Dis-Chem, South Africa’s leading pharmacy and beauty group, closed 0.67percent a share stronger on the JSE yesterday. African News Agency (ANA)
JOHANNESBURG - Dis-Chem, South Africa’s leading pharmacy and beauty group, closed 0.67percent a share stronger on the JSE yesterday as its revenue jumped to almost R10billion in the five months to July 31, 2019.

The group recorded a 13.5 percent jump in group revenue to R9.9billion in a tough economic environment, with increased competition and constrained consumers. Retail revenue jumped 12percent to R9bn for the period.

Group chief executive Ivan Saltzman said the group had weathered the stagnant economy. “This talks to the resilience of our brand and industry, together with our unmatched offerings, great customer service and a clear everyday low price strategy,” he said.

He said with the strike and warehouse decentralisation concluded, the group continued to focus on reducing and rationalising its stock holding to improve free cash flow generation and to ensure that it meets its medium-term net working capital targets.

“This focus, not at the expense of stock availability in its retail stores, has resulted in inventory levels being down R660million from year-end. This will have a significant impact on our purchases-driven rebates in the first half of 2020,” Saltzman said.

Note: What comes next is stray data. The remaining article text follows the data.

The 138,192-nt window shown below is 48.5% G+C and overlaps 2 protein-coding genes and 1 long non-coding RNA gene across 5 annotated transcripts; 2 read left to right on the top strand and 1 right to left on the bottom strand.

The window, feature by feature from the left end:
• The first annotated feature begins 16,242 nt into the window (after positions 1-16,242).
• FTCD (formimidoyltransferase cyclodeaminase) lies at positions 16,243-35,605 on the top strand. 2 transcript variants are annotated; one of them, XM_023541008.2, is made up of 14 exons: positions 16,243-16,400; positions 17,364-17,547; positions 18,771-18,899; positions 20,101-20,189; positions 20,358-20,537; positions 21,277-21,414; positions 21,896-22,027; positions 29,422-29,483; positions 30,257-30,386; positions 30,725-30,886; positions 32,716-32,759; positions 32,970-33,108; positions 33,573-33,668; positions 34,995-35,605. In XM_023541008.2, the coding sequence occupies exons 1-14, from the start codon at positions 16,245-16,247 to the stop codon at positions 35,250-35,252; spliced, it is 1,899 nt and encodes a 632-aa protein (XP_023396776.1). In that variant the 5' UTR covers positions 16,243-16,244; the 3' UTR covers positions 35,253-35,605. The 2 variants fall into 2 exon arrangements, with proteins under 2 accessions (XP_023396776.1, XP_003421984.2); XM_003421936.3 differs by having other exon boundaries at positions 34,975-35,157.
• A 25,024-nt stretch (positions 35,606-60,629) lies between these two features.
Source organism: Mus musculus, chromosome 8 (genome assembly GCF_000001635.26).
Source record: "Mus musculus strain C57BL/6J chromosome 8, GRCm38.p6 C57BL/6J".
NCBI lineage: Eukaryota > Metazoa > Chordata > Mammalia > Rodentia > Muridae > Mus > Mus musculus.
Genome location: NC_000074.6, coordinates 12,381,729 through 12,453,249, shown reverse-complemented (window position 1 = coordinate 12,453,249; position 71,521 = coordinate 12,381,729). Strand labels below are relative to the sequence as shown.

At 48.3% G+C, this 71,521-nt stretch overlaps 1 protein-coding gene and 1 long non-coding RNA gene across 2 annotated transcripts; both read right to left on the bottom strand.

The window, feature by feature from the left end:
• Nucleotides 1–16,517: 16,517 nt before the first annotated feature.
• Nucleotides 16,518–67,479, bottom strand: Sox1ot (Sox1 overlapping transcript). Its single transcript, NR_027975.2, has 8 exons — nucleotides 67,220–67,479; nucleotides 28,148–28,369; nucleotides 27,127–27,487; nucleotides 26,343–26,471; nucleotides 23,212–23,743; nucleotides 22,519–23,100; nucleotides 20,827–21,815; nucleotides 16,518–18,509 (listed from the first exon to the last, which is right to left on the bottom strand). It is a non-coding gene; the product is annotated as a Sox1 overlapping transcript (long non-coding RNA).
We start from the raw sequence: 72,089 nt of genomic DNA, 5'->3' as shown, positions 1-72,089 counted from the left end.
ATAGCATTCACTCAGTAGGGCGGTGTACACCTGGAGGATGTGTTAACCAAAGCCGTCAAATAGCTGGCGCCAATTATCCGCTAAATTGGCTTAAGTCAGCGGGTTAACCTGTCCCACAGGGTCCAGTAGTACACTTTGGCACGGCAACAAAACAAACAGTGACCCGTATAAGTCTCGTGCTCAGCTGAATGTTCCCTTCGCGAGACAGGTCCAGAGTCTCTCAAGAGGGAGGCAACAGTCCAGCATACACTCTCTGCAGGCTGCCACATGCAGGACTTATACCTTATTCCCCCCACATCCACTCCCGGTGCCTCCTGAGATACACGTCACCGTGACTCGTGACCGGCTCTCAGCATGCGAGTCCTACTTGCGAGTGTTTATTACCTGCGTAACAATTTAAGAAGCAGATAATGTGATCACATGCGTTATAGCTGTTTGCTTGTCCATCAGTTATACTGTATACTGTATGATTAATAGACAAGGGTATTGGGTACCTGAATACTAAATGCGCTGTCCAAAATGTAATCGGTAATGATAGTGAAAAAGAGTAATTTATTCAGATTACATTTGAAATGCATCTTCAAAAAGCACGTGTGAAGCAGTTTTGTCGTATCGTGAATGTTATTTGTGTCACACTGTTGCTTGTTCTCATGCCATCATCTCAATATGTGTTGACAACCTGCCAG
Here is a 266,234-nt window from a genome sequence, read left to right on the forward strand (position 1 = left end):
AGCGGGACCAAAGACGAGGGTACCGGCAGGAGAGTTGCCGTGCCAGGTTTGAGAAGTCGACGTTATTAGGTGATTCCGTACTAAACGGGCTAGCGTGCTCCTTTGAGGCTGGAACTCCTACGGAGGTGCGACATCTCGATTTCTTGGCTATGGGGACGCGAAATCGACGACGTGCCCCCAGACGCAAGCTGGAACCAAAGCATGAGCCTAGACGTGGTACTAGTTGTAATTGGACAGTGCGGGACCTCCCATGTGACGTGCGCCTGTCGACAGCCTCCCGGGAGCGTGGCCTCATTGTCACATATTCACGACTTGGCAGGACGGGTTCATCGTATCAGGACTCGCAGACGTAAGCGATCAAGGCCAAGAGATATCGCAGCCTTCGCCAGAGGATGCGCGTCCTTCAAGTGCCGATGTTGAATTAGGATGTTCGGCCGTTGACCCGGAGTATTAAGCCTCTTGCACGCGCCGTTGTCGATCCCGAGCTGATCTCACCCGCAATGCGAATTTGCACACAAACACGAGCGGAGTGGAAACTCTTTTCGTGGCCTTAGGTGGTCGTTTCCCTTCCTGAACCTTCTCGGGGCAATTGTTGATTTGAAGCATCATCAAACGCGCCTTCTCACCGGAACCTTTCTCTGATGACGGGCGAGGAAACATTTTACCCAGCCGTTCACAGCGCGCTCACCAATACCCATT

Around 2300 employees at the group’s wholesale operations downed tools in a national four-month long strike for higher pay led by the National Union of Public Service and Allied Workers (Nupsaw) between November 16, 2018, to April 10, 2019.

Saltzman said the group was on track to add another 13 stores before year-end, and had opened nine new stores to date.

He said the Single Exit Price (SEP), which came into effect in March, had boosted the balance sheet as comparable sales growth was 5.3percent thanks to the 3.78percent SEP.

The SEP is a mechanism that lists the maximum price that a medicine can be charged at and had a positive impact on pharmacies.

Previous Health Minister Aaron Motsoaledi last year announced a 3.78percent private-sector medicine price increase for 2019, compared to 1.2percent in 2018. Retail sales price inflation was 2.54percent.

“I am extremely satisfied with the rationalisation of stock levels post the strike and SEP buy-in, as we focus on improving free cash flow, ensuring that we require less net working capital investment, which will better enable us to fund future growth strategies,” Saltzman said.

Wholesale revenue increased by 15.3percent to R6.8bn, while sales to retail stores, which contribute 86percent of wholesale revenue, grew by 13.1percent. Sales to independent pharmacies and The Local Choice (TLC) franchisees increased by 49percent and 27.7percent respectively, mainly due to the Quenets Proprietary acquisition and a growing TLC customer base. “With national warehouse representation now enabling us to access the independent pharmacy markets in the Western Cape and KwaZulu-Natal, we will continue to focus on growing the TLC and independent customer bases,” Saltzman said.

The share price closed at R20.89 on the JSE yesterday.